On the other hand, to be a minority shareholder in a company that is part of a group, and that cannot be sold freely, has a questionable value.

They want to isolate a risky or different activity

A separate company may also be a way to protect the parent company from too much exposure to a future risk. By putting the ‘risky’ business into a separate company, maybe you can isolate the risk better and reduce the group’s exposure.

Alternatively, perhaps the business of the company is so different that you do not want to confuse it by mixing it with the core business. An example of this is perhaps the Nordic Sea Winery, a wine producer and not a wine importer, a subsidiary Oenoforos. But this reasoning does not hold for two subsidiary companies that are basically involved in the same business.

A mystery…

But none of this seems to be strong enough motivation for the myriad of companies and subsidiaries in the wine importer business today.

What do you think?

Do you have any theories on why the Swedish wine importers have all these companies?

Or maybe some wine importer wants to share their reasoning? (You can actually write a comment anonymously…)


This post is also available in: Swedish

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3 Responses to Why do the wine importers hide behind multiple names?

  1. Wines Inform Assessors July 22, 2014 at 12:41 #

    I’m presenting wines to different importers at different monopolies (Sweden, Norway, Finland)

    Some companies put clearly they have different sister-companies , but not always occur

    In my opinion the most negative fact is that importers only show interest in winning a tender.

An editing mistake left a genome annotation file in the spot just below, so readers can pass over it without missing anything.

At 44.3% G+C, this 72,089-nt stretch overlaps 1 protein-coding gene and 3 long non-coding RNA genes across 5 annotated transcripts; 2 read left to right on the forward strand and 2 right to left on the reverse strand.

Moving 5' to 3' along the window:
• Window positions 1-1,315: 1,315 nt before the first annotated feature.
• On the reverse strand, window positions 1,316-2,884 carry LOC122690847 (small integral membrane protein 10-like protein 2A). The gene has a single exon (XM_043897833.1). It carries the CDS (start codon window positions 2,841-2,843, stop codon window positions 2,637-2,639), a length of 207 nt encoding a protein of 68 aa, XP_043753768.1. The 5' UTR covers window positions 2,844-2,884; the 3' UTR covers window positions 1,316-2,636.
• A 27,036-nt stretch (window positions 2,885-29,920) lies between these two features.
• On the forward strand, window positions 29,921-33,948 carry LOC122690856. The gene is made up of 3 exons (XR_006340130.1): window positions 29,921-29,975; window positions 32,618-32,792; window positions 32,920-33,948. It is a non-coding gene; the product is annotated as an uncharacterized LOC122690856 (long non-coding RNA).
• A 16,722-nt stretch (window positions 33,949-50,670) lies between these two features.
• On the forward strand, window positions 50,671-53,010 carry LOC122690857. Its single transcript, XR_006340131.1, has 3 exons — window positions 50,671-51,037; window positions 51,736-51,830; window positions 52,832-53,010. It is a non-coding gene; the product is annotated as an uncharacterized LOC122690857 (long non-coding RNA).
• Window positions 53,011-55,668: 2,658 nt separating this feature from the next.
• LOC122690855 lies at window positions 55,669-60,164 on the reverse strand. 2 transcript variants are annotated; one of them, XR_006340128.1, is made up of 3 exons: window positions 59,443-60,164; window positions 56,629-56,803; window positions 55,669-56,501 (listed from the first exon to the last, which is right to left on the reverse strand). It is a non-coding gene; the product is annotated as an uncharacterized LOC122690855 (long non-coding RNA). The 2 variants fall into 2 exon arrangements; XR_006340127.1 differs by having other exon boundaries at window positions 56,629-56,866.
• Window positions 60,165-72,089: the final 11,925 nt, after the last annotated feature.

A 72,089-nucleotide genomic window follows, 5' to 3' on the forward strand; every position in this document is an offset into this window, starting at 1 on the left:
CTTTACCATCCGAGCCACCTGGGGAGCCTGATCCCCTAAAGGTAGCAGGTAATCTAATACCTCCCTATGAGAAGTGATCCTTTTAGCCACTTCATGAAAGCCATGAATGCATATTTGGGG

So fine wines and wineries that do not meet the conditions of price, percentage of grapes, … are discarded.

    Even having won the tender the importer, at the end of the sales period in Monopoly ignores the winery and wine, without creating an ongoing relationship. I think this attitude goes against, in addition to consumers interests the long-term interests of importers

    • Per Karlsson July 22, 2014 at 15:41 #

      That is indeed a side effect of the monopoly. In fact, the importers are in effect prohibited from establishing a relationship with the monopoly, according to anti-bribery regulations.

      Also, the tender system and the short evaluation periods before products are de-listed increases the short-term-ism.

      Serious drawbacks with the way the monopoly system works, although not explanations to why they companies operate under so many different names.

  2. Blerim Shulina August 23, 2014 at 12:48 #

    Dear Sir ,

    My name is Blerim Shulina from Kosovo .

    I am Marketing Manager of Sefa Wine Cellar located in Kosovo .
    Our Wine cellar has around 18 products of wine including Grape Brandy .
    We owns vineyards at the name of Sefa Wine Cellar .
    Swedish market is very interesting for us. so we are looking for distributors ,wine importers or company , to have a cooperation for our products in Sweden market.

    Any one who can express interest for cooperation , can contact me:
    Blerim Shulina
    Mob:+386 49 512 663

    It will be my pleasure to negotiate for further steeps .

    Best regards,